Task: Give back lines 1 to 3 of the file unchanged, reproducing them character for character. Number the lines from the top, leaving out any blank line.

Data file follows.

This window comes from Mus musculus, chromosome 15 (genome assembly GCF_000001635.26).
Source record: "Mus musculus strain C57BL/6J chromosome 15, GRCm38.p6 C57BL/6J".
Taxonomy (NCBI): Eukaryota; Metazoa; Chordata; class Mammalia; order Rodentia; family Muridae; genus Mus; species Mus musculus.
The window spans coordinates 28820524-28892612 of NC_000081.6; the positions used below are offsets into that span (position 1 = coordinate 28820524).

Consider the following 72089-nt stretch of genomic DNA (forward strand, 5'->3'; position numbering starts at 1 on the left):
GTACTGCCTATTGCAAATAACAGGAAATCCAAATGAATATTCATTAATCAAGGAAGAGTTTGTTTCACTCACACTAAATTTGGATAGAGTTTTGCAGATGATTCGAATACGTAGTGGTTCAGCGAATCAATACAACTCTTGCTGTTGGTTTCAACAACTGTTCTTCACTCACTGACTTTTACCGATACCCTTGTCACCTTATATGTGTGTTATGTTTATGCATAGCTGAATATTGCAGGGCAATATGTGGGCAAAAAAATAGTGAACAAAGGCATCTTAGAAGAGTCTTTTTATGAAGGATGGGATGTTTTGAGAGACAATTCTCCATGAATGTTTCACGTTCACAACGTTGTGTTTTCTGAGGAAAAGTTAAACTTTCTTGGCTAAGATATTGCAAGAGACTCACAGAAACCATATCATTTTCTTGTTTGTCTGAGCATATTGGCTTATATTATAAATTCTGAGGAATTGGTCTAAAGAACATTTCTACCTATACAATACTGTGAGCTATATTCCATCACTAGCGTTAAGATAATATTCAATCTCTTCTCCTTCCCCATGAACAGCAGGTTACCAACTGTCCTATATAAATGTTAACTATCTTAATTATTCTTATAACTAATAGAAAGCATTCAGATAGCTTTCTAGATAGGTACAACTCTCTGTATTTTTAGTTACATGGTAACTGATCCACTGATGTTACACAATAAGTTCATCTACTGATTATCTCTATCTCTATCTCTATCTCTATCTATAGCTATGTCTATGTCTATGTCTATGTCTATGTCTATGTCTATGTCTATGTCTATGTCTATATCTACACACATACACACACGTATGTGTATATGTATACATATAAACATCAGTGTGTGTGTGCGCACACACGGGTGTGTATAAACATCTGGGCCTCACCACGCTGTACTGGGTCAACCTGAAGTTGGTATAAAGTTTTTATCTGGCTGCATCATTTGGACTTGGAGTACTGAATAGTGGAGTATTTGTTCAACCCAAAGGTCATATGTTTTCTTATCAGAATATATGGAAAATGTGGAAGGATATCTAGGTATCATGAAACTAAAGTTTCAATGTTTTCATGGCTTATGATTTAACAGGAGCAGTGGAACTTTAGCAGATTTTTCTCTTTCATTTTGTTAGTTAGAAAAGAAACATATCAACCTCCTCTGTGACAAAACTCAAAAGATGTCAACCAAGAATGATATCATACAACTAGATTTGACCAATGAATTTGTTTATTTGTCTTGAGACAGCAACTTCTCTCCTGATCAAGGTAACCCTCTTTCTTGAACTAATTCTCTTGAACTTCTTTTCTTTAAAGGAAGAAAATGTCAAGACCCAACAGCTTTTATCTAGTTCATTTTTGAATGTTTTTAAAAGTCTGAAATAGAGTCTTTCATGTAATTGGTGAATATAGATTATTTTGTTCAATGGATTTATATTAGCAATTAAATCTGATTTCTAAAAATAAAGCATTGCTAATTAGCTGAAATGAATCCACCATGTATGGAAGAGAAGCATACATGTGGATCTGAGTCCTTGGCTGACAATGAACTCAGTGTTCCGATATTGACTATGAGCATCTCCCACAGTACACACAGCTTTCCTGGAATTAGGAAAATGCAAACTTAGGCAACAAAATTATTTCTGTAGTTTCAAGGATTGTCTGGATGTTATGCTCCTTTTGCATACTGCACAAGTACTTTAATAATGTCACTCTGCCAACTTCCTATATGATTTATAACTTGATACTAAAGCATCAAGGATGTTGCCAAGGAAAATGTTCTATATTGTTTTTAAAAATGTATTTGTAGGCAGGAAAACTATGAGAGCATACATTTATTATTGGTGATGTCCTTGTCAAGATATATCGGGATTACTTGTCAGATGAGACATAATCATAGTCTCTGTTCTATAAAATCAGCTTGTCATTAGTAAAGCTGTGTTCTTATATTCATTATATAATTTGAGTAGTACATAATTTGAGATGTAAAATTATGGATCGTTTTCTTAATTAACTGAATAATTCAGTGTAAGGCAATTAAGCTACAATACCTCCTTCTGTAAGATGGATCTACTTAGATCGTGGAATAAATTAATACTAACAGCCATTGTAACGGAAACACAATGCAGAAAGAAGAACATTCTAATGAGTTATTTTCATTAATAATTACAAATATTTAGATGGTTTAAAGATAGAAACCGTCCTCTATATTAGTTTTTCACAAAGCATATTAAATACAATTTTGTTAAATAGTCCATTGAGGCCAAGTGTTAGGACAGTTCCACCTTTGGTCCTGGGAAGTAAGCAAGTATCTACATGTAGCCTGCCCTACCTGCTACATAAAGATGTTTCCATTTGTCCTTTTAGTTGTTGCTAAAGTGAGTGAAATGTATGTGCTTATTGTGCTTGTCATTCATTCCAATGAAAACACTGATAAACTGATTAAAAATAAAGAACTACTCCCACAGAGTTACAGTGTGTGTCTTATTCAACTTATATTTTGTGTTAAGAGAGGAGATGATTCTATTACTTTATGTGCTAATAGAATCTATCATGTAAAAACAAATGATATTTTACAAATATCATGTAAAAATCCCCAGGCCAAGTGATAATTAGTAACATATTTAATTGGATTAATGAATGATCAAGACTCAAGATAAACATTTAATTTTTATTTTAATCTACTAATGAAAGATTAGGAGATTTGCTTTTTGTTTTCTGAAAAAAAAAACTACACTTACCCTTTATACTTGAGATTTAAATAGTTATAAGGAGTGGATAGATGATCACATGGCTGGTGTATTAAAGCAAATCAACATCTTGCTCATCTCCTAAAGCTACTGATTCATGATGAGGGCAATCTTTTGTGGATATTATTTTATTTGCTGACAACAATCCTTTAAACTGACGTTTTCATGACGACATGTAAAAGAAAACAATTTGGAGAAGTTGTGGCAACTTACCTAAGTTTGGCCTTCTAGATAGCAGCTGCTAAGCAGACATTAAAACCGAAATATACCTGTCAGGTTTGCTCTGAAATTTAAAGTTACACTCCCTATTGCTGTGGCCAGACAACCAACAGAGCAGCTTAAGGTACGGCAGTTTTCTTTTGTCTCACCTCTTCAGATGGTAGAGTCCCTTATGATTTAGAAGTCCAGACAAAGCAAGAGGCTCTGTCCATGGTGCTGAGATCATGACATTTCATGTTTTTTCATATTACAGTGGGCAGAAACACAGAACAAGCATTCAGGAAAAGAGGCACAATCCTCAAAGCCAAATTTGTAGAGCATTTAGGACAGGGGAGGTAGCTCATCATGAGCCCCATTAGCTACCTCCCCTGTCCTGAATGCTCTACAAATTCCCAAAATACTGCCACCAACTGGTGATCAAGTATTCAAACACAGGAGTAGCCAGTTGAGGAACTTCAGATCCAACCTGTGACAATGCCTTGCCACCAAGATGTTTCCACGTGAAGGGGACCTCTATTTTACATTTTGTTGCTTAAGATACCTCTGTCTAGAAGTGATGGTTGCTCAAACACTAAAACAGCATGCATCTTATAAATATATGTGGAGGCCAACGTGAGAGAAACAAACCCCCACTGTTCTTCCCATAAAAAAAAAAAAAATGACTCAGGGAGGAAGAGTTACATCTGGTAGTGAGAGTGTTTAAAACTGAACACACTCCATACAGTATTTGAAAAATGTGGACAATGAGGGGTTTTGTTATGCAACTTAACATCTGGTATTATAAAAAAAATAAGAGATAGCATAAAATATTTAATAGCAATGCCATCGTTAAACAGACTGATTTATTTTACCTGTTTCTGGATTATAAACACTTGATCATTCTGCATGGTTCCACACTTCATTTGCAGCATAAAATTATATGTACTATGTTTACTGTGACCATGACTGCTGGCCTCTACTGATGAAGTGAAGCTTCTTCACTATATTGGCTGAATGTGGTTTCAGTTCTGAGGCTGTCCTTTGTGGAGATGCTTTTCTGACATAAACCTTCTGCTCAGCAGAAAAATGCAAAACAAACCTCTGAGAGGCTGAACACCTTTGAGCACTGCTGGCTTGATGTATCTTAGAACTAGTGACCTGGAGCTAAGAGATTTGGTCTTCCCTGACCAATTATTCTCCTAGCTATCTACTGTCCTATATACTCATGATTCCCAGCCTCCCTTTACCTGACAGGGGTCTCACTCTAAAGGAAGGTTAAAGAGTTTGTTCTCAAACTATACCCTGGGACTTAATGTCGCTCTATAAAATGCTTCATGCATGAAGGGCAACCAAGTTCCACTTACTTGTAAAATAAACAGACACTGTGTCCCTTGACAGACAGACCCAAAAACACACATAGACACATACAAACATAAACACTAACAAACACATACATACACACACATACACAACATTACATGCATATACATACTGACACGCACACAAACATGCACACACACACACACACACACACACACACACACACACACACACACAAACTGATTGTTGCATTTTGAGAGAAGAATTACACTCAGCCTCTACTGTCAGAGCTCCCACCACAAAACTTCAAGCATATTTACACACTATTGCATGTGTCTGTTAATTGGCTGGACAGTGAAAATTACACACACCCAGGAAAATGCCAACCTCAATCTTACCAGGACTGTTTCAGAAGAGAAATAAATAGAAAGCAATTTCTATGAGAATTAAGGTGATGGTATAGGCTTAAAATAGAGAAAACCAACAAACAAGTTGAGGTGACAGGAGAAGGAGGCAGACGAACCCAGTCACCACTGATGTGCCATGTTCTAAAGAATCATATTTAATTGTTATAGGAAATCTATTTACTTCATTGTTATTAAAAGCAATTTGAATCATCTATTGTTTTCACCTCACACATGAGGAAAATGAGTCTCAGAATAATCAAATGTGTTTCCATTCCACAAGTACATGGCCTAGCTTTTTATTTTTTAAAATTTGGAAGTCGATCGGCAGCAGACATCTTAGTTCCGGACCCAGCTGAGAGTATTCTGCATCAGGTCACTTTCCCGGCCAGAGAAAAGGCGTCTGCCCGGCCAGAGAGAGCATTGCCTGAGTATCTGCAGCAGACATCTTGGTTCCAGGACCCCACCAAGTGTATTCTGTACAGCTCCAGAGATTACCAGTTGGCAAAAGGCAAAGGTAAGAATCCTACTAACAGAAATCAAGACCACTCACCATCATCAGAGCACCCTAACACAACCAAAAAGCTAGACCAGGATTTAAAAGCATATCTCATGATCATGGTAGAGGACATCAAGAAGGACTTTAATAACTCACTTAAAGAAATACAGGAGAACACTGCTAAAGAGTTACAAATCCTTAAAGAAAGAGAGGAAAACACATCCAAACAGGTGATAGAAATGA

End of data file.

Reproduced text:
This window comes from Mus musculus, chromosome 15 (genome assembly GCF_000001635.26).
Source record: "Mus musculus strain C57BL/6J chromosome 15, GRCm38.p6 C57BL/6J".
Taxonomy (NCBI): Eukaryota; Metazoa; Chordata; class Mammalia; order Rodentia; family Muridae; genus Mus; species Mus musculus.